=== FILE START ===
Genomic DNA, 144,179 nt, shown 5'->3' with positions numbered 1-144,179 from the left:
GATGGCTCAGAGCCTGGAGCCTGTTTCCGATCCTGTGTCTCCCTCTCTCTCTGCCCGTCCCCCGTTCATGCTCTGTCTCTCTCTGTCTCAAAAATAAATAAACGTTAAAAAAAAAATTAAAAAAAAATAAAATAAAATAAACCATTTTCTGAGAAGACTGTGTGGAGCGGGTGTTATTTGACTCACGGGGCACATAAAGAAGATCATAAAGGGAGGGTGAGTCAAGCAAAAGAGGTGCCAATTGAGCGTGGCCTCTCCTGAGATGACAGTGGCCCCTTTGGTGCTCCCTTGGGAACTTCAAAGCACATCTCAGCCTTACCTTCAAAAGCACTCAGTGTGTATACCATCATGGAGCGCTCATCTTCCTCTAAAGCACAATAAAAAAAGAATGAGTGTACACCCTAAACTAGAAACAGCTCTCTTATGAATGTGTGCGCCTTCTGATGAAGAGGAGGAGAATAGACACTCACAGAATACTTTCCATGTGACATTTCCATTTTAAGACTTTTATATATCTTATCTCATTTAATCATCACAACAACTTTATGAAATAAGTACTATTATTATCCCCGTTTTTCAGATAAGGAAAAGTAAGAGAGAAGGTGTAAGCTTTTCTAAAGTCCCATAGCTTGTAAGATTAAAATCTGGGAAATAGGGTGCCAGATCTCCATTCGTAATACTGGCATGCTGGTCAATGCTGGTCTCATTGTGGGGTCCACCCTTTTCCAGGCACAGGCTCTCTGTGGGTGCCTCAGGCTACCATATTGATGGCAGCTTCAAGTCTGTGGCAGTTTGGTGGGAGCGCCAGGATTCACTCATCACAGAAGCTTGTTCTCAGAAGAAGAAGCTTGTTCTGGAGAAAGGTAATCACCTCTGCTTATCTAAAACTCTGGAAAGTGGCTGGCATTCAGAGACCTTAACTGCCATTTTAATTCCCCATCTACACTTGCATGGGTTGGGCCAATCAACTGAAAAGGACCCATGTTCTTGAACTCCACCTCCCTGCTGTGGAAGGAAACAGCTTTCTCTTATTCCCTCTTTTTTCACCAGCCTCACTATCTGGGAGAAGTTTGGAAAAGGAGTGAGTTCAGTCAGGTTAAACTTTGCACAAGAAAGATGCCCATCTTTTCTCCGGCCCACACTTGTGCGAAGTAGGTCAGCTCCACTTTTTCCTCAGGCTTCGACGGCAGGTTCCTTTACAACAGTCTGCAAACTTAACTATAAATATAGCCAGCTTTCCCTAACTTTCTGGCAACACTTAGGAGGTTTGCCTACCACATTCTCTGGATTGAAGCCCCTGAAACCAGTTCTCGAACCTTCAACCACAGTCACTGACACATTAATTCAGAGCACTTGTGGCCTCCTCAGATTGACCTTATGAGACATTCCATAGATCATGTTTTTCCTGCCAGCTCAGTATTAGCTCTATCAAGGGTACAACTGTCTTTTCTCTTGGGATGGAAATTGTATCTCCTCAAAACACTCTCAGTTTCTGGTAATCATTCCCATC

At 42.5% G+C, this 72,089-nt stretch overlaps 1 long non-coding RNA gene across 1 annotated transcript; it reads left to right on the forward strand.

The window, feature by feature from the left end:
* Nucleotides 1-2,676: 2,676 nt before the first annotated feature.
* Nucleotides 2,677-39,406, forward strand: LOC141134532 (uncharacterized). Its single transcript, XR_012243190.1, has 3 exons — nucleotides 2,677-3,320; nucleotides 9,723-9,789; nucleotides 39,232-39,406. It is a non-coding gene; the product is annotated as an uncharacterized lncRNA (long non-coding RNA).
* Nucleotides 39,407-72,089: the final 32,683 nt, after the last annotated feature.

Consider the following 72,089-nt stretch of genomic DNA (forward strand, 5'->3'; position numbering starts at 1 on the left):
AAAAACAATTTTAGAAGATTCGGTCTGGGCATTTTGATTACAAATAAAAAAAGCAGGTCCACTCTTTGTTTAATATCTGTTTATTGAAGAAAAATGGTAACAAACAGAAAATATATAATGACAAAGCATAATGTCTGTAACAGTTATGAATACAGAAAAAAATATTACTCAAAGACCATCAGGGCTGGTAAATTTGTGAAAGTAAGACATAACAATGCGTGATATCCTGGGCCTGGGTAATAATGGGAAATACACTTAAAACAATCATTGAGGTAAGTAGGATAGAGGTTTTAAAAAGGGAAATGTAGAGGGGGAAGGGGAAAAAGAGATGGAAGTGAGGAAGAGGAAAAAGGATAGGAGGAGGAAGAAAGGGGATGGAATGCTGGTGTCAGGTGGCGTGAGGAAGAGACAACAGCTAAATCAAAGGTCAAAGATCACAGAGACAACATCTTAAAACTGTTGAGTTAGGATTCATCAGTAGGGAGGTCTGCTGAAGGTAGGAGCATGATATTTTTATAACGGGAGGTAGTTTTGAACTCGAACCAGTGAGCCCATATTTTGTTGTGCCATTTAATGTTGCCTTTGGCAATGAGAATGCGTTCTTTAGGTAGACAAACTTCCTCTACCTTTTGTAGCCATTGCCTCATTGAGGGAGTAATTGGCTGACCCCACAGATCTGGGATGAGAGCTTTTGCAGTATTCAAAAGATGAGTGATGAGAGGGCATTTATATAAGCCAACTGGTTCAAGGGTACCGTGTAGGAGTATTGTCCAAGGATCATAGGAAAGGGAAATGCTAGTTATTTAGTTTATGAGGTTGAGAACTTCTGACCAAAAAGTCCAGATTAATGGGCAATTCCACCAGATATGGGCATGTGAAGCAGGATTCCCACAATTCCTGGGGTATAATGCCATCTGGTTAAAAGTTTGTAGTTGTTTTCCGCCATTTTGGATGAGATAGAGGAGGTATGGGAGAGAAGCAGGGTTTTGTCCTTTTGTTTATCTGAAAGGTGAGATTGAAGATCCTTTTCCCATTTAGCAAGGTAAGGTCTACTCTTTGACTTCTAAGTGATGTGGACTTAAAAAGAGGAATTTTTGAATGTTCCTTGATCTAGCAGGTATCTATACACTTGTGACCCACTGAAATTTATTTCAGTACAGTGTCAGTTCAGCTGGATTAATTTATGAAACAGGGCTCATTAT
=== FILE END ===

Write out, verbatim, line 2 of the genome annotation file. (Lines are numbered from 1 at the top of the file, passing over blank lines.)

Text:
GATGGCTCAGAGCCTGGAGCCTGTTTCCGATCCTGTGTCTCCCTCTCTCTCTGCCCGTCCCCCGTTCATGCTCTGTCTCTCTCTGTCTCAAAAATAAATAAACGTTAAAAAAAAAATTAAAAAAAAATAAAATAAAATAAACCATTTTCTGAGAAGACTGTGTGGAGCGGGTGTTATTTGACTCACGGGGCACATAAAGAAGATCATAAAGGGAGGGTGAGTCAAGCAAAAGAGGTGCCAATTGAGCGTGGCCTCTCCTGAGATGACAGTGGCCCCTTTGGTGCTCCCTTGGGAACTTCAAAGCACATCTCAGCCTTACCTTCAAAAGCACTCAGTGTGTATACCATCATGGAGCGCTCATCTTCCTCTAAAGCACAATAAAAAAAGAATGAGTGTACACCCTAAACTAGAAACAGCTCTCTTATGAATGTGTGCGCCTTCTGATGAAGAGGAGGAGAATAGACACTCACAGAATACTTTCCATGTGACATTTCCATTTTAAGACTTTTATATATCTTATCTCATTTAATCATCACAACAACTTTATGAAATAAGTACTATTATTATCCCCGTTTTTCAGATAAGGAAAAGTAAGAGAGAAGGTGTAAGCTTTTCTAAAGTCCCATAGCTTGTAAGATTAAAATCTGGGAAATAGGGTGCCAGATCTCCATTCGTAATACTGGCATGCTGGTCAATGCTGGTCTCATTGTGGGGTCCACCCTTTTCCAGGCACAGGCTCTCTGTGGGTGCCTCAGGCTACCATATTGATGGCAGCTTCAAGTCTGTGGCAGTTTGGTGGGAGCGCCAGGATTCACTCATCACAGAAGCTTGTTCTCAGAAGAAGAAGCTTGTTCTGGAGAAAGGTAATCACCTCTGCTTATCTAAAACTCTGGAAAGTGGCTGGCATTCAGAGACCTTAACTGCCATTTTAATTCCCCATCTACACTTGCATGGGTTGGGCCAATCAACTGAAAAGGACCCATGTTCTTGAACTCCACCTCCCTGCTGTGGAAGGAAACAGCTTTCTCTTATTCCCTCTTTTTTCACCAGCCTCACTATCTGGGAGAAGTTTGGAAAAGGAGTGAGTTCAGTCAGGTTAAACTTTGCACAAGAAAGATGCCCATCTTTTCTCCGGCCCACACTTGTGCGAAGTAGGTCAGCTCCACTTTTTCCTCAGGCTTCGACGGCAGGTTCCTTTACAACAGTCTGCAAACTTAACTATAAATATAGCCAGCTTTCCCTAACTTTCTGGCAACACTTAGGAGGTTTGCCTACCACATTCTCTGGATTGAAGCCCCTGAAACCAGTTCTCGAACCTTCAACCACAGTCACTGACACATTAATTCAGAGCACTTGTGGCCTCCTCAGATTGACCTTATGAGACATTCCATAGATCATGTTTTTCCTGCCAGCTCAGTATTAGCTCTATCAAGGGTACAACTGTCTTTTCTCTTGGGATGGAAATTGTATCTCCTCAAAACACTCTCAGTTTCTGGTAATCATTCCCATC